She did have all of here presents on display – all of the jewellery that we had had seen to by the jeweller in Birmingham earlier this year.
Happy Birthday my lovely

A good day had been had!

Next morning it was back to usual and we decided to head off very early – prior to 7am.

Why so early? Well yesterday, just before the barge came through, the lock-keeper appeared to come on duty and Diane was talking to him about the schedule of the barge.

It makes the trip into Rotherham on a Thursday and then heads back to Goole on Fridays and would be coming through Sprotbrough about 9am.

So not wanting to be in the wake of the barge we thought that we should be ahead and definitely moored up before it came through wherever we might be.

We had an inkling to moor up at Barnby Dun on Friday night – again the moorings had looked good when we went through the first time and it would be a different place to others we had stopped at.

The weather was a bit cooler and there was a little bit of misty rain around but still enjoyable.

Locks continue to be electronic and certainly physically less demanding, but they are massive – we nearly get lost within the carvernous space between the gates.

We moored up about 9am – which for many people is the time that they are setting off; for others it is about the time that they are waking up (eh Paul!!).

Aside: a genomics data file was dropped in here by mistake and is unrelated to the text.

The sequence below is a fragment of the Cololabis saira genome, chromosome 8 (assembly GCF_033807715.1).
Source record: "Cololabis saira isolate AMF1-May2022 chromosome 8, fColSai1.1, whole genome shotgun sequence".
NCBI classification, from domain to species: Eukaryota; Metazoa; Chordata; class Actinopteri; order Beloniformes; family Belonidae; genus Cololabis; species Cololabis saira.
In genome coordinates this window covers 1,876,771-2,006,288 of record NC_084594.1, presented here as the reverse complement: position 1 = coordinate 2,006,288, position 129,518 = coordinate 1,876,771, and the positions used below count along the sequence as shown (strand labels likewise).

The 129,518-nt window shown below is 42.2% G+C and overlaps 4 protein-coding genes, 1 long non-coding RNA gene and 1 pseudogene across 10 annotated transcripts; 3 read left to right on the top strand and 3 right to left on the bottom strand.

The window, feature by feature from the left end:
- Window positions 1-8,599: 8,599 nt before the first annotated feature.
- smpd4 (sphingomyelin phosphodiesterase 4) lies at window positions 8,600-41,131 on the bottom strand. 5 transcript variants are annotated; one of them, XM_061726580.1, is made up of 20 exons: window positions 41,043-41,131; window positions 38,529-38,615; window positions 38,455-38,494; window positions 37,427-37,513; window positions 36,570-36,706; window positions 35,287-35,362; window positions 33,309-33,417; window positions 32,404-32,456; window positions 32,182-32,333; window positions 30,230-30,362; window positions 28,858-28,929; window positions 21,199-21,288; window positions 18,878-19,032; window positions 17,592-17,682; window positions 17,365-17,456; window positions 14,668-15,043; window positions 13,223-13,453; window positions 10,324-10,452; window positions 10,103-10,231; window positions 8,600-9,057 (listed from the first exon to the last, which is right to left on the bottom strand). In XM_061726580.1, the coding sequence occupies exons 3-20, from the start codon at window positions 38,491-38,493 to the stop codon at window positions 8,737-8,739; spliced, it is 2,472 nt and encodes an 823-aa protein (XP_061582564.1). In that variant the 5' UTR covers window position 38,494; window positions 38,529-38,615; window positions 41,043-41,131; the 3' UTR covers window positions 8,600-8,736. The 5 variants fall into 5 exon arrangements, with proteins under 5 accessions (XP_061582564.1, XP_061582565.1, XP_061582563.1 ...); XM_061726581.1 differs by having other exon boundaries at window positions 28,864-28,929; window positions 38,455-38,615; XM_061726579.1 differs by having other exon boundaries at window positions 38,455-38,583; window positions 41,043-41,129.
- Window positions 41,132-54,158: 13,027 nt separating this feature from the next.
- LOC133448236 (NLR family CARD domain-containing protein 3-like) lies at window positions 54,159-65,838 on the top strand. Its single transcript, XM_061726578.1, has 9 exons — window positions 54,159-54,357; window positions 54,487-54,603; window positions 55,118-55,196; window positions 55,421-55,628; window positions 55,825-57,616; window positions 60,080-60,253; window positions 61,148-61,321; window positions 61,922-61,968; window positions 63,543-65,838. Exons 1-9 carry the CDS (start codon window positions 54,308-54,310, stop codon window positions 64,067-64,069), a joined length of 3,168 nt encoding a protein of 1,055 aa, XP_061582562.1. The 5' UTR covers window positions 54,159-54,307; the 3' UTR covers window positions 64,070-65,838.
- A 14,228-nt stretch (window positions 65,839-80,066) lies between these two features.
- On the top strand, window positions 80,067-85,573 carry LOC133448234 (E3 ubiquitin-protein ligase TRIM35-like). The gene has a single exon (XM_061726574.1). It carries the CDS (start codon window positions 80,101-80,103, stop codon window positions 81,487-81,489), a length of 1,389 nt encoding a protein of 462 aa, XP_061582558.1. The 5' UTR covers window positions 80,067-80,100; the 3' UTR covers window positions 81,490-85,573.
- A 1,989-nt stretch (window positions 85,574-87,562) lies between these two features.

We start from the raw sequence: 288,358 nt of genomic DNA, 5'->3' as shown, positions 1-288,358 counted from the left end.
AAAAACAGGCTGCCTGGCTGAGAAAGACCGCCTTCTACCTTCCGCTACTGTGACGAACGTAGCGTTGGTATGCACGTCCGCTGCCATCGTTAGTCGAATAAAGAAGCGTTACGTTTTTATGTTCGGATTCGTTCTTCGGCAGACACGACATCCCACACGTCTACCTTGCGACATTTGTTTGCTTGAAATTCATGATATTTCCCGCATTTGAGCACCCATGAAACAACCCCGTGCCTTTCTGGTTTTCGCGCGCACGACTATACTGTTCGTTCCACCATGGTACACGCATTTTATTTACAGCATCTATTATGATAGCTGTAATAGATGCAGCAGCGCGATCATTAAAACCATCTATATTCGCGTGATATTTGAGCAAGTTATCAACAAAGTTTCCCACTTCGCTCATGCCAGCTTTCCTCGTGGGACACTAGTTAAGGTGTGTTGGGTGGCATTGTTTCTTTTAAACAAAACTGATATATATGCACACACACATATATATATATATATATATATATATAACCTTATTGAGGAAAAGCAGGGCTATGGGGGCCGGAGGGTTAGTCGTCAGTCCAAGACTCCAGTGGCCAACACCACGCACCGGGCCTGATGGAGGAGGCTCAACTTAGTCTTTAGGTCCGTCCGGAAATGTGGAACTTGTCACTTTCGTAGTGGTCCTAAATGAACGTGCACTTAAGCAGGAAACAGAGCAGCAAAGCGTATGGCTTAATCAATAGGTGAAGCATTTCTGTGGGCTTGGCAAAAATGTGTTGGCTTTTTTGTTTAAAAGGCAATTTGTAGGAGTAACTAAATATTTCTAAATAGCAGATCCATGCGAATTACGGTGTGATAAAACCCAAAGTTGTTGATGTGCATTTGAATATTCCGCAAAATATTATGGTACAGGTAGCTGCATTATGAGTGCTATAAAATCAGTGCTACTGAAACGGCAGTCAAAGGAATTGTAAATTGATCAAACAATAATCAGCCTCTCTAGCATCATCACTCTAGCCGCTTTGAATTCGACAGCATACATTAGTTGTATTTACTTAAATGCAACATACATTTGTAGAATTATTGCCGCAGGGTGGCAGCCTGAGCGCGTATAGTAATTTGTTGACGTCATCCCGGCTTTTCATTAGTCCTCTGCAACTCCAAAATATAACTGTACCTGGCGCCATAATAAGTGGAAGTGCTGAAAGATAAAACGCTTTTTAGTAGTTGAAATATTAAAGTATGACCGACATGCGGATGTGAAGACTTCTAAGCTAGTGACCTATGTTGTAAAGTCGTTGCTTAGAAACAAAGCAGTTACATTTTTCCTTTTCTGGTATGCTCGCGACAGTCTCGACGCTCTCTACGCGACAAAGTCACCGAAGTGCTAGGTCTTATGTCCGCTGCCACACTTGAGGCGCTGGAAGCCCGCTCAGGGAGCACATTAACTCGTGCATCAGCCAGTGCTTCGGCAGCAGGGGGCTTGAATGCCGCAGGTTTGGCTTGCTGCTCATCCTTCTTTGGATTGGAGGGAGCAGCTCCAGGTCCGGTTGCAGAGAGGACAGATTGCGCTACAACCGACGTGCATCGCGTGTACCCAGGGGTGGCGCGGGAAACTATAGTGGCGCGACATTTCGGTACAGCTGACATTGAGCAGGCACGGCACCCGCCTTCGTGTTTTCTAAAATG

Certainly we had beaten the barge.

We got on with our usual activities – I got some work done and then decided it was time to give the front diesel locker a good clean out; Diane concentrated on the inside of the boat as there was a bit more precipitation outside than earlier.

Then about 12pm, the boat started it’s now familiar forward and backward movement – out the back was the profile of Exol Pride – moving more quickly than the day before (she was empty now). The lift bridge at Barnby Dun was already raised and she just cruised straight through – wish we could have the same done for us.

Back off to Goole for another load

After finishing what we needed to get finished it was time for a discovery walk – Diane had an ulterior motive – well actually 2 motives.

The walk involved a convoluted circuitous route and she was most pleased when she found the SPAR supermarket – tomorrow would be Saturday and she would want a copy of the paper –and the second result was the the chip shop was right there as well – as she continues her chip tour of England and tasting the “delights” of them all.

There would only be the one reason to come back through here – the Saturday morning paper was the only winner.

A little more rain and a bit of late sunshine was the order for the afternoon.

Saturday morning came; a bit overcast but the wind had moved around to the south – testing it outside and it was not as cold as we had experienced in the last week, but the expected forecast was for a bit of rain later on and some sunshine patches as well, but the wind would increase.
A decision was made – we would head off fairly early – just before 8am – there was the matter of the newspaper and I would need to do the elsan duties and fill the water tank – this was just through the lift bridge – combating the wind was bad enough but trying not to hit the twat moored on the water point overnight was equally difficult – I had to be a bit careful as it was a cruiser.